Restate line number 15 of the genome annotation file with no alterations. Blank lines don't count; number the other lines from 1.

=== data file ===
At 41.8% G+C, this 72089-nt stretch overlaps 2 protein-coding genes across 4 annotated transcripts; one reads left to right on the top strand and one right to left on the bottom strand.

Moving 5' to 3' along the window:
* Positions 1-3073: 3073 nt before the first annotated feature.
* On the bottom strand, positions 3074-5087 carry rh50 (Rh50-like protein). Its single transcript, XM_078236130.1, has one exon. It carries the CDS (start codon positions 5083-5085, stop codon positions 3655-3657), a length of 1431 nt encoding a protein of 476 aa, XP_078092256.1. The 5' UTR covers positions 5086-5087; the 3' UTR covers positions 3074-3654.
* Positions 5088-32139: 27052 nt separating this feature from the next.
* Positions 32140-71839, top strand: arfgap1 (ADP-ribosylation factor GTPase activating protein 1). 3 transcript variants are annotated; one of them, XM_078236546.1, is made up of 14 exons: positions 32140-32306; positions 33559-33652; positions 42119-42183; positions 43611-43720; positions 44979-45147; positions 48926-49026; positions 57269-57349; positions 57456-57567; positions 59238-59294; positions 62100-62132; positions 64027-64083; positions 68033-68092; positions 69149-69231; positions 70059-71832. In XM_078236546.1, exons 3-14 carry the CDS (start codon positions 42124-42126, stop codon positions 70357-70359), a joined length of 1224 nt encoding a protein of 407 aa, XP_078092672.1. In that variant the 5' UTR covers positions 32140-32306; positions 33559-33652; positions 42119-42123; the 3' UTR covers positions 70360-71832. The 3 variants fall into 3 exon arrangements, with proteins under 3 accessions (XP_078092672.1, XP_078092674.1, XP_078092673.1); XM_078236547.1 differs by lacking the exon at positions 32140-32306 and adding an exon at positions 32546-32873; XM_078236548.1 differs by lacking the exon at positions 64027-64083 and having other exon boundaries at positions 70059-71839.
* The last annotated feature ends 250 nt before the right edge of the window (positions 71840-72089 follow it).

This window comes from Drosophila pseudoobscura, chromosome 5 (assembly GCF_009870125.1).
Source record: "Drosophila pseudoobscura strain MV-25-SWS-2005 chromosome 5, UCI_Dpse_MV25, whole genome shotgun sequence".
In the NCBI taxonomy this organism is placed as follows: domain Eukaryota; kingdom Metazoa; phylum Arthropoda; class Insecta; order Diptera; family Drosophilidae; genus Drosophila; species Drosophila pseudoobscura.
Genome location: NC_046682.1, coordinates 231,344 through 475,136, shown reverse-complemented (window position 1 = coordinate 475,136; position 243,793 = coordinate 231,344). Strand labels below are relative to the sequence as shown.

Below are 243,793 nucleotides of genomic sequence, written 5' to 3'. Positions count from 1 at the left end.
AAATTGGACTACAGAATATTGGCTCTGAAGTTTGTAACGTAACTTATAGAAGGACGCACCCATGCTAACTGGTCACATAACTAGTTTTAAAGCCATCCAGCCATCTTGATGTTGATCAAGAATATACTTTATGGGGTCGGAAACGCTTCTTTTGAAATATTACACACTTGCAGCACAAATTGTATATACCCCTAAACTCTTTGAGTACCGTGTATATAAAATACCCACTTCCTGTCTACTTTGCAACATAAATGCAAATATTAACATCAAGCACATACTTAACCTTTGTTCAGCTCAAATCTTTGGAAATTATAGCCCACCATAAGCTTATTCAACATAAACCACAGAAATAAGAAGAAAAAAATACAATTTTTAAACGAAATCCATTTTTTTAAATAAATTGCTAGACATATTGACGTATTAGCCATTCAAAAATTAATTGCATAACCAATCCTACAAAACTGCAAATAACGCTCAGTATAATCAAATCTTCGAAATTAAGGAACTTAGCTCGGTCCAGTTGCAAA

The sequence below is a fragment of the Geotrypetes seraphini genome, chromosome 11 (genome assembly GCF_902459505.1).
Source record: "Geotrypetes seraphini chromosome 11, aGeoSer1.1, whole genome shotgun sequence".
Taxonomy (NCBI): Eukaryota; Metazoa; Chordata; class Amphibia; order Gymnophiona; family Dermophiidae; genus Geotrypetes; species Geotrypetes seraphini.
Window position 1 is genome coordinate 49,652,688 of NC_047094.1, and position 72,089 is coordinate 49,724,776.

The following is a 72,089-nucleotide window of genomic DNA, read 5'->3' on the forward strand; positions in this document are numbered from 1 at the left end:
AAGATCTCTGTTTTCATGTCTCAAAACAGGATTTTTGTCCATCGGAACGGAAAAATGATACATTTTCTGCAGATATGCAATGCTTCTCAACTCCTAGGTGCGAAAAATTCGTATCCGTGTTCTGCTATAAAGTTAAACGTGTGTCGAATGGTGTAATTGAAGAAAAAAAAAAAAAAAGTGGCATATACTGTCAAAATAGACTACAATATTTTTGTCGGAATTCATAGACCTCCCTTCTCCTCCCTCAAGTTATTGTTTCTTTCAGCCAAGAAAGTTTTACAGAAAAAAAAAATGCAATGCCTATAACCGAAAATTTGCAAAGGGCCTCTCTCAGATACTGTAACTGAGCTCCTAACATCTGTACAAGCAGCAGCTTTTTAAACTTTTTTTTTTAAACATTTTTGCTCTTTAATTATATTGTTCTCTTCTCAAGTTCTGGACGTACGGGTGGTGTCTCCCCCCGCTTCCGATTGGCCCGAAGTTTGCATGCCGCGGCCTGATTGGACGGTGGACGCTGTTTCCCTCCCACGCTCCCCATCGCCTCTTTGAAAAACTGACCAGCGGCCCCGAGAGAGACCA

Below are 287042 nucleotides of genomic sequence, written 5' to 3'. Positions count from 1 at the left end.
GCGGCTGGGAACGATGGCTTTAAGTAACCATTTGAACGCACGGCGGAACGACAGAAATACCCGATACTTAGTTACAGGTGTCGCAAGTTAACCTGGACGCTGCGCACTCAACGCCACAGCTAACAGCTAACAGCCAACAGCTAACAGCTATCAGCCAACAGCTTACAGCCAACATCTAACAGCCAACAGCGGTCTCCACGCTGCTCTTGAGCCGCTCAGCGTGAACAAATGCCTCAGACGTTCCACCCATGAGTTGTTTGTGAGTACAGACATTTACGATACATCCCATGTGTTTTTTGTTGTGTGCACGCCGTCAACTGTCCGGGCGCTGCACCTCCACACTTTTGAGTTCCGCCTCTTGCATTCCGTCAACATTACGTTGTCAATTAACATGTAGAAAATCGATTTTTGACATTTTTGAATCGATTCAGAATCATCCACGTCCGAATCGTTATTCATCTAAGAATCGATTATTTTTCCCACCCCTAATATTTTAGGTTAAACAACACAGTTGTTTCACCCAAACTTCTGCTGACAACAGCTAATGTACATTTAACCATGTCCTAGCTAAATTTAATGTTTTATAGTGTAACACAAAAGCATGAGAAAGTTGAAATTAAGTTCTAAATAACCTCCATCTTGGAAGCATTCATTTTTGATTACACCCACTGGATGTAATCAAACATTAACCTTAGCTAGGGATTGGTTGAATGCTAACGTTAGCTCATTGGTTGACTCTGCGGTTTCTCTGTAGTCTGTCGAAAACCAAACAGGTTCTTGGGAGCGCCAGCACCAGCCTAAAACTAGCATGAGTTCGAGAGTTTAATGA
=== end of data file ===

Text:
Source record: "Geotrypetes seraphini chromosome 11, aGeoSer1.1, whole genome shotgun sequence".